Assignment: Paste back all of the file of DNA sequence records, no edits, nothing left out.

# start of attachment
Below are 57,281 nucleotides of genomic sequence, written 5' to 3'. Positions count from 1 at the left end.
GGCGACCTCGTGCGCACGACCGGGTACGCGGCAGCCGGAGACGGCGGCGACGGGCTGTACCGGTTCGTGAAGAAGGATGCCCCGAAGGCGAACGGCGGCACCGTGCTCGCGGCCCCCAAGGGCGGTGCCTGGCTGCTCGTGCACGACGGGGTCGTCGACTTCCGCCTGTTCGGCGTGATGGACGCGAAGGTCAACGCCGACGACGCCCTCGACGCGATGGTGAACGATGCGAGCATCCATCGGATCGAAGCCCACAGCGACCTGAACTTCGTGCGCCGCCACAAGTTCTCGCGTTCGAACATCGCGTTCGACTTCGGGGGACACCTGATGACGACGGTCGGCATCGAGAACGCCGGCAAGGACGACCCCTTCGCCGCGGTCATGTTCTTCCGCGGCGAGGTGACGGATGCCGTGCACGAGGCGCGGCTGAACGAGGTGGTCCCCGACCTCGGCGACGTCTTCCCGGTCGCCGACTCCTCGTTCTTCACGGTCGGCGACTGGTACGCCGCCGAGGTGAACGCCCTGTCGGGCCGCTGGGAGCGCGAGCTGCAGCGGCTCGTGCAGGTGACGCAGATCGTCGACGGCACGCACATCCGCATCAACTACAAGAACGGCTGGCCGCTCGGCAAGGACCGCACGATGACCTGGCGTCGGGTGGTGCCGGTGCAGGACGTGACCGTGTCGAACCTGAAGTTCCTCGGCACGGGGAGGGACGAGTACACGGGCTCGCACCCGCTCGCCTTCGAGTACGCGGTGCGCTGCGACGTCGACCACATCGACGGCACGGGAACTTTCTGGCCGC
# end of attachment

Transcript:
Below are 57,281 nucleotides of genomic sequence, written 5' to 3'. Positions count from 1 at the left end.
GGCGACCTCGTGCGCACGACCGGGTACGCGGCAGCCGGAGACGGCGGCGACGGGCTGTACCGGTTCGTGAAGAAGGATGCCCCGAAGGCGAACGGCGGCACCGTGCTCGCGGCCCCCAAGGGCGGTGCCTGGCTGCTCGTGCACGACGGGGTCGTCGACTTCCGCCTGTTCGGCGTGATGGACGCGAAGGTCAACGCCGACGACGCCCTCGACGCGATGGTGAACGATGCGAGCATCCATCGGATCGAAGCCCACAGCGACCTGAACTTCGTGCGCCGCCACAAGTTCTCGCGTTCGAACATCGCGTTCGACTTCGGGGGACACCTGATGACGACGGTCGGCATCGAGAACGCCGGCAAGGACGACCCCTTCGCCGCGGTCATGTTCTTCCGCGGCGAGGTGACGGATGCCGTGCACGAGGCGCGGCTGAACGAGGTGGTCCCCGACCTCGGCGACGTCTTCCCGGTCGCCGACTCCTCGTTCTTCACGGTCGGCGACTGGTACGCCGCCGAGGTGAACGCCCTGTCGGGCCGCTGGGAGCGCGAGCTGCAGCGGCTCGTGCAGGTGACGCAGATCGTCGACGGCACGCACATCCGCATCAACTACAAGAACGGCTGGCCGCTCGGCAAGGACCGCACGATGACCTGGCGTCGGGTGGTGCCGGTGCAGGACGTGACCGTGTCGAACCTGAAGTTCCTCGGCACGGGGAGGGACGAGTACACGGGCTCGCACCCGCTCGCCTTCGAGTACGCGGTGCGCTGCGACGTCGACCACATCGACGGCACGGGAACTTTCTGGCCGC